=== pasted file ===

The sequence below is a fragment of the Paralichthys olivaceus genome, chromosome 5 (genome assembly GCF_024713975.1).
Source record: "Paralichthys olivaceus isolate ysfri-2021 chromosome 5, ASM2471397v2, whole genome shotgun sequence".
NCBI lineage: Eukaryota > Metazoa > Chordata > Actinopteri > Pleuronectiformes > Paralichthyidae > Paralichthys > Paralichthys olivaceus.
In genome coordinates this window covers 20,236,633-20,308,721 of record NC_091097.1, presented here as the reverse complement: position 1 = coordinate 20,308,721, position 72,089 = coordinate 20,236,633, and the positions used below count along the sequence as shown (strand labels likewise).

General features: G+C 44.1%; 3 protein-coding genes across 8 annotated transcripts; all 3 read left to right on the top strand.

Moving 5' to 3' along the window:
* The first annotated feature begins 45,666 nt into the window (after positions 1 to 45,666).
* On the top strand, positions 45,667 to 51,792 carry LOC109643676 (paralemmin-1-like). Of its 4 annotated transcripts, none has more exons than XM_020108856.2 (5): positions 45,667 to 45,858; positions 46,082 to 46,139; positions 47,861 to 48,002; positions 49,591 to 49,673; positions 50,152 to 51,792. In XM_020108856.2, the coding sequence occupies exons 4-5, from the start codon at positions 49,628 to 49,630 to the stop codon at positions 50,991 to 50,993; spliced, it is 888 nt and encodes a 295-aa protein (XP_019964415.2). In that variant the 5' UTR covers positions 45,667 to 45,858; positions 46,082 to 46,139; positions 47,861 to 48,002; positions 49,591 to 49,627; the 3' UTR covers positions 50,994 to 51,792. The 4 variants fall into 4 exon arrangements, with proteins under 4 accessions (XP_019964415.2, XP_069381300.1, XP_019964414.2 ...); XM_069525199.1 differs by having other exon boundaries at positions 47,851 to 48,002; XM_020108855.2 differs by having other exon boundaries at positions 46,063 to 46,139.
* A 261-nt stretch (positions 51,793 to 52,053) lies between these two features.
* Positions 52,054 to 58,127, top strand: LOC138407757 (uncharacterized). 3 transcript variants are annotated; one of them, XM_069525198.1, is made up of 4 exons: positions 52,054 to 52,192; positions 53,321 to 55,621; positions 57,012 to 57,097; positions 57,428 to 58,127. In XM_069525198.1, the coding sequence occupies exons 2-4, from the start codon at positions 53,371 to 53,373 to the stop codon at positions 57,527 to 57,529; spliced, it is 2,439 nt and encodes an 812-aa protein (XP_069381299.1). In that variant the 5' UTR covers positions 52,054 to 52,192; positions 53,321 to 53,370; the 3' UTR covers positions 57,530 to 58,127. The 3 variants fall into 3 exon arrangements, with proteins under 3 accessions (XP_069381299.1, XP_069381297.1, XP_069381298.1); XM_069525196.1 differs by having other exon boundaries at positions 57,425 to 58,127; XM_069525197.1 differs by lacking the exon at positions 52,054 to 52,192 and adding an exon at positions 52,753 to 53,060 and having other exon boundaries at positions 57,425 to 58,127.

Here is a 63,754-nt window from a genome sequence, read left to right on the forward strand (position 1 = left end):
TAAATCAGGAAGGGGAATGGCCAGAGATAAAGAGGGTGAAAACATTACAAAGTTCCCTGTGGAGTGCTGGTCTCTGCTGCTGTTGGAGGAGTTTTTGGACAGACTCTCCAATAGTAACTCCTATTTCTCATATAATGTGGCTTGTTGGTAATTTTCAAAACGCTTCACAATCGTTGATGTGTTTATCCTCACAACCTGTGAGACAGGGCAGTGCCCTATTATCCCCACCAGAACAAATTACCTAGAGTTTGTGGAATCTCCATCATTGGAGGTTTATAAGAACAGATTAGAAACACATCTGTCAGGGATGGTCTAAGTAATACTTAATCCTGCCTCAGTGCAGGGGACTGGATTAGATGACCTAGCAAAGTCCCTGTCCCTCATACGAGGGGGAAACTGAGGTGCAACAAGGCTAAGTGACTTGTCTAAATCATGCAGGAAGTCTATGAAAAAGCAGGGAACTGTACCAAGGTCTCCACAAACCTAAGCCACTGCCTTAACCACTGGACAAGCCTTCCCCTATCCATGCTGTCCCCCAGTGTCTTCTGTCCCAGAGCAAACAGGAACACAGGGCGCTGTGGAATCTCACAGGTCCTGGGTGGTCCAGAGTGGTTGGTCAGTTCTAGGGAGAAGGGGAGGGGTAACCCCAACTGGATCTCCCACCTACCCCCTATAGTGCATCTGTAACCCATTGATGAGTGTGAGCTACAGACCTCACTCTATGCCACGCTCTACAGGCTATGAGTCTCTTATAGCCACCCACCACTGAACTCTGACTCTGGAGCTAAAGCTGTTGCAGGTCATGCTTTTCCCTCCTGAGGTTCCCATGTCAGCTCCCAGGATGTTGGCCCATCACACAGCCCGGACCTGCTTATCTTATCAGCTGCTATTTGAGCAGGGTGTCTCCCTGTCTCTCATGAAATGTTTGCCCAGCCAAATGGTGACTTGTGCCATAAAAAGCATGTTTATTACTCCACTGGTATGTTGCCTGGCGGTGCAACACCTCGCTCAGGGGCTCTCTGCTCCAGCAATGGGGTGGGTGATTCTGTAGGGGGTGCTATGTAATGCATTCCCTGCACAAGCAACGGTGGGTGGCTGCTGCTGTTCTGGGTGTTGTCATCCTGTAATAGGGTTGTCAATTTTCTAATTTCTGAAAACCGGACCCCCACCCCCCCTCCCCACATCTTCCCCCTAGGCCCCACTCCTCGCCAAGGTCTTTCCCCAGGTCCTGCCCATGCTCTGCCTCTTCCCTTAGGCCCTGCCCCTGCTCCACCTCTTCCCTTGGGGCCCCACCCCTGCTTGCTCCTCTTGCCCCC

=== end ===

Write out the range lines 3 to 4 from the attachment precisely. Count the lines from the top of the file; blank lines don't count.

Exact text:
NCBI lineage: Eukaryota > Metazoa > Chordata > Actinopteri > Pleuronectiformes > Paralichthyidae > Paralichthys > Paralichthys olivaceus.
In genome coordinates this window covers 20,236,633-20,308,721 of record NC_091097.1, presented here as the reverse complement: position 1 = coordinate 20,308,721, position 72,089 = coordinate 20,236,633, and the positions used below count along the sequence as shown (strand labels likewise).